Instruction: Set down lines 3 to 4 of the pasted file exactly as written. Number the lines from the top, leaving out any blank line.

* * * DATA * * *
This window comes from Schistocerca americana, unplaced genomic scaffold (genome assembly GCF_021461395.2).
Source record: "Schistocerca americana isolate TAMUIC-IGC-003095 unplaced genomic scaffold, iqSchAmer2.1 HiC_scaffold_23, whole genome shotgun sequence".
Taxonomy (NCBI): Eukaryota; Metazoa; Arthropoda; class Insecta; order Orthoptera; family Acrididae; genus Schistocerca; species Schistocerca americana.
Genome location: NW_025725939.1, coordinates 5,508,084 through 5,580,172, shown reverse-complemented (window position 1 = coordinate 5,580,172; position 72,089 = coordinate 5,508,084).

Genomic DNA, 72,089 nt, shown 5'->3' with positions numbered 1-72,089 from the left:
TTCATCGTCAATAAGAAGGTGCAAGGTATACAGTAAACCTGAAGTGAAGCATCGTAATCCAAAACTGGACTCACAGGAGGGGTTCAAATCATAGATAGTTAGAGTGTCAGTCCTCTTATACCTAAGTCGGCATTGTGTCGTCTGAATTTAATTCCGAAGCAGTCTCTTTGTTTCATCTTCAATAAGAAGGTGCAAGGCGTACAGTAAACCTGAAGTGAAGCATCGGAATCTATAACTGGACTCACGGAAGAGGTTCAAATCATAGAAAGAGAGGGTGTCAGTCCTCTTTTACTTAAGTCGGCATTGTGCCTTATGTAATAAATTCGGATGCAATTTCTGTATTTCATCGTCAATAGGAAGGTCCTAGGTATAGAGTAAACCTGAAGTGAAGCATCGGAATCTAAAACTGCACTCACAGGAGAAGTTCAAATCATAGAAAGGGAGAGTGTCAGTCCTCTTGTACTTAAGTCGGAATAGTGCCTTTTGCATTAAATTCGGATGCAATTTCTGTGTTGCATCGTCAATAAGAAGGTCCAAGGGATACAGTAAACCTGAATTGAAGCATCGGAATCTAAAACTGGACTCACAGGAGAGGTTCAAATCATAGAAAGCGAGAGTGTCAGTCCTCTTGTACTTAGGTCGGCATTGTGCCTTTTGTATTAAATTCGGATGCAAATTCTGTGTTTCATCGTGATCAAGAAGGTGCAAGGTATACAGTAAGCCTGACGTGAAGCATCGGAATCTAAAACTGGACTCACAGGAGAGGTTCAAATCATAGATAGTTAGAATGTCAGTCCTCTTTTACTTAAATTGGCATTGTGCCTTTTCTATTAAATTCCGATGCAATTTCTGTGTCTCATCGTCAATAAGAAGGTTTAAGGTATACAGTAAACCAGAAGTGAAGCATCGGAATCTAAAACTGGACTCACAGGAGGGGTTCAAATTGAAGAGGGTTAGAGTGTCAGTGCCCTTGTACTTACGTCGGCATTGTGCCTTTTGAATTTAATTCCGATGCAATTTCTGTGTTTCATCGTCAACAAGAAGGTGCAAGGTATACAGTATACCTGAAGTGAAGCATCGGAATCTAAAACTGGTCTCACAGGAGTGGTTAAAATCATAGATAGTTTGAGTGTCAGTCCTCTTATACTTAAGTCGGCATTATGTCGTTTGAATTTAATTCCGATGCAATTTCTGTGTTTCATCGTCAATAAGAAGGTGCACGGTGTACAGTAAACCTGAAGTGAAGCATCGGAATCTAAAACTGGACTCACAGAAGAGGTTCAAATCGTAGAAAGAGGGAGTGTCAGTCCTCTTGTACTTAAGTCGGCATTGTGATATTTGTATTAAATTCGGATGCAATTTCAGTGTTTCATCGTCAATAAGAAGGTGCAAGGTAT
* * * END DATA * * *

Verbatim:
Taxonomy (NCBI): Eukaryota; Metazoa; Arthropoda; class Insecta; order Orthoptera; family Acrididae; genus Schistocerca; species Schistocerca americana.
Genome location: NW_025725939.1, coordinates 5,508,084 through 5,580,172, shown reverse-complemented (window position 1 = coordinate 5,580,172; position 72,089 = coordinate 5,508,084).